“In Australia, every town has a racetrack and Armidale has quite a lot of racehorses. We divide our centres up into country and town tracks, with ‘town’ being a major centre like Sydney or Brisbane, but horses move around within the system quite a lot. Because there is so much scope, they say that every horse in Australia will win a race at least once in its career! Our training licenses are divided up into A, B or C licenses, depending on the centre and the level you train at, so one can take out a private license for a small number of horses. I did a farriers course and like most people, used to do all my own horses. With Armidale being such a busy centre, I started doing a bit of shoeing work for other people part-time. My father had taught me to break in horses, and I also broke in a lot of racehorses for the local trainers. That’s really how I got into the racing side of things. I’d never had much to do with Thoroughbreds until I moved to Armidale, because growing up, we mainly had stock horses. They were more or less evolved from performance horses, but the stock horse is now an officially recognised breed. My father and I were both very involved with setting up the Stock Horse Society and the official stud book. Aside from that, I also did a bit of training and had a string of about 8 horses. I had to fit all that in around my day job, so I’d work the horses before heading off to the lab and then come back to the horses again in the afternoons.”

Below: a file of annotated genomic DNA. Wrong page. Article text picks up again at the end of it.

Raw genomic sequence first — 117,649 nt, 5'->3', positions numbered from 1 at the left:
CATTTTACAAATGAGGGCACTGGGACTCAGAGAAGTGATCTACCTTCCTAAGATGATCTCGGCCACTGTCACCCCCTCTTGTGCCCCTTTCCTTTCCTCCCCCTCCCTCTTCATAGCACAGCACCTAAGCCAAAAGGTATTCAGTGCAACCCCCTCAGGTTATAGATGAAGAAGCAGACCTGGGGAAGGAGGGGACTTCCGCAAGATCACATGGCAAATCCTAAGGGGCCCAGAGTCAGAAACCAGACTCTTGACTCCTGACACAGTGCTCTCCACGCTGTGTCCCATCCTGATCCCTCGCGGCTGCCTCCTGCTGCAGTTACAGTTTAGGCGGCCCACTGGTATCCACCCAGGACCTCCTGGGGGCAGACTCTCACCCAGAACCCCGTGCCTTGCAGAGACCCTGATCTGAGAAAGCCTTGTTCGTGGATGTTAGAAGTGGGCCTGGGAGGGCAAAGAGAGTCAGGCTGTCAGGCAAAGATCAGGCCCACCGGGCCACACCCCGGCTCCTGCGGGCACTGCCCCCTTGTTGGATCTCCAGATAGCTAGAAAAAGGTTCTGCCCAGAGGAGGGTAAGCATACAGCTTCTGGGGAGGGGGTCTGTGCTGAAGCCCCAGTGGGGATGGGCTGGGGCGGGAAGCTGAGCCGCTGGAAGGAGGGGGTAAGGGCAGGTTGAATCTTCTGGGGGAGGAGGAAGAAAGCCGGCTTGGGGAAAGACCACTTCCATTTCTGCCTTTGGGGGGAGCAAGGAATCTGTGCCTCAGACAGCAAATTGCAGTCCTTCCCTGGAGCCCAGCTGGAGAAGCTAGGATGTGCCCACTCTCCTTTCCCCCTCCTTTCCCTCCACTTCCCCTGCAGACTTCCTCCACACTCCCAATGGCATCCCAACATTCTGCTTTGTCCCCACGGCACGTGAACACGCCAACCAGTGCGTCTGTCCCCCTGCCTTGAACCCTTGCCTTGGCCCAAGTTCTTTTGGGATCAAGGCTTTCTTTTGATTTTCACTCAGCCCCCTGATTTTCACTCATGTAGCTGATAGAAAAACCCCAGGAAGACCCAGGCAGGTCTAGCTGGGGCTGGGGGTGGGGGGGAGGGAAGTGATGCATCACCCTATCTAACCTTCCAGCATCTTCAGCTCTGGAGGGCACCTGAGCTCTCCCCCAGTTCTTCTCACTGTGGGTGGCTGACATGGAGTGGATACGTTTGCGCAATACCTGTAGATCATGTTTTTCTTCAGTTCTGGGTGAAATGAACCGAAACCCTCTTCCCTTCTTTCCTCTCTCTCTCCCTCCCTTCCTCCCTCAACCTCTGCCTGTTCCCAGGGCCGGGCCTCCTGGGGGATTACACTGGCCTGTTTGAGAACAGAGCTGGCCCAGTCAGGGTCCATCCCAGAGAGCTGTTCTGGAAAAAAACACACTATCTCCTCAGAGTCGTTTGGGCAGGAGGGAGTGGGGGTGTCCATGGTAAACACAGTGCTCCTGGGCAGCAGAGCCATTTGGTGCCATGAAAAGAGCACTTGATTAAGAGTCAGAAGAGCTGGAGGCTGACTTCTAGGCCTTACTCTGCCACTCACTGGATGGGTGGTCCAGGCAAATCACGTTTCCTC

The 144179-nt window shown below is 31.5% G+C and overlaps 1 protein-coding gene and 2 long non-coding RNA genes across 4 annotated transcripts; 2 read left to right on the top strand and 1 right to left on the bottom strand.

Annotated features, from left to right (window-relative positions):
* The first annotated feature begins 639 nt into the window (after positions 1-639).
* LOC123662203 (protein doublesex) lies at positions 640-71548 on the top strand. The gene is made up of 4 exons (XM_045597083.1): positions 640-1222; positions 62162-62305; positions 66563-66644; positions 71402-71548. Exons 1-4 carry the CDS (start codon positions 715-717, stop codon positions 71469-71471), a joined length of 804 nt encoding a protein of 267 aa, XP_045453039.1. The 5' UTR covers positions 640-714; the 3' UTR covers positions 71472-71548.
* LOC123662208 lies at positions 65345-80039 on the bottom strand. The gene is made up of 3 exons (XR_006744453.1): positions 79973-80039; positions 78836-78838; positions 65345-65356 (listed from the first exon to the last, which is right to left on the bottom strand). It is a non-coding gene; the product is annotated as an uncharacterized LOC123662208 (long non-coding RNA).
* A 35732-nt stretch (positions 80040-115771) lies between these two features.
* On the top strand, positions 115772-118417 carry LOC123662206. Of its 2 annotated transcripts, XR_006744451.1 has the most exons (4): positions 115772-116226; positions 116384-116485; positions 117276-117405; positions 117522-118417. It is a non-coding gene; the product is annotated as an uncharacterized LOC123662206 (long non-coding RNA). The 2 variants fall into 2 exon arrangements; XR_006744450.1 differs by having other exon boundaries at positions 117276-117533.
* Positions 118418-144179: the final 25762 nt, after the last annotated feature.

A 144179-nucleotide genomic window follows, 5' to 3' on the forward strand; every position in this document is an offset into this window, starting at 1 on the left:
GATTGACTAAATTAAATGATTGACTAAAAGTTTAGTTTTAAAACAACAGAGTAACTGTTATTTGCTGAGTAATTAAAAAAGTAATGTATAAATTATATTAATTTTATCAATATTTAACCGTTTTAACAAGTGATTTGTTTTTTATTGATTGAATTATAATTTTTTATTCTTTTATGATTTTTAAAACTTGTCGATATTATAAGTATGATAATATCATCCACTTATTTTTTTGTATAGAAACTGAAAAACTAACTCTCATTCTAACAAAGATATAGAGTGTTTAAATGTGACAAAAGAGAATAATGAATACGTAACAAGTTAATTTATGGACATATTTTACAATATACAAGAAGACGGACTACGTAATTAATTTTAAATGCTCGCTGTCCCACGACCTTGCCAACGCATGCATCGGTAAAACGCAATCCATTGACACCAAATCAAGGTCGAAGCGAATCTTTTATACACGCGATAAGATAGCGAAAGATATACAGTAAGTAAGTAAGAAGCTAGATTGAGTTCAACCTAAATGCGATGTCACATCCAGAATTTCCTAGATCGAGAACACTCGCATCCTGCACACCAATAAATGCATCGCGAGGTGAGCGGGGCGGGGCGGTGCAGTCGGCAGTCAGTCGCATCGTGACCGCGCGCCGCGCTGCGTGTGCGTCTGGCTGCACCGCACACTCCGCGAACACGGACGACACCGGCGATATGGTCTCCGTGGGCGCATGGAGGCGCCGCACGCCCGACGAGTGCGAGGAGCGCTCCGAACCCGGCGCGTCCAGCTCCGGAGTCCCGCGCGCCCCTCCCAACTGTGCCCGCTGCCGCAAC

Rags to Riches

“My father-in-law at the time owned one mare and he decided to breed her to a stallion called Our Best Friend, who was by Secretariat. She produced a colt that he named Les’ Choice. I trained that horse together with my ex-wife and father in law and he won 16 of his 26 starts, including the Doomben Cup in 1986. It was a Gr1 race and worth around AUS$ 200,000 which was a huge amount of money in those days. It was a real rags to riches story.”

After working at the veterinary lab for a few years, I moved to a town called Mossvale, which was also a big horse area, and by then I was breaking in Thoroughbreds on a full-time basis for trainers like Tommy Smith and Brian Mayfield-Smith.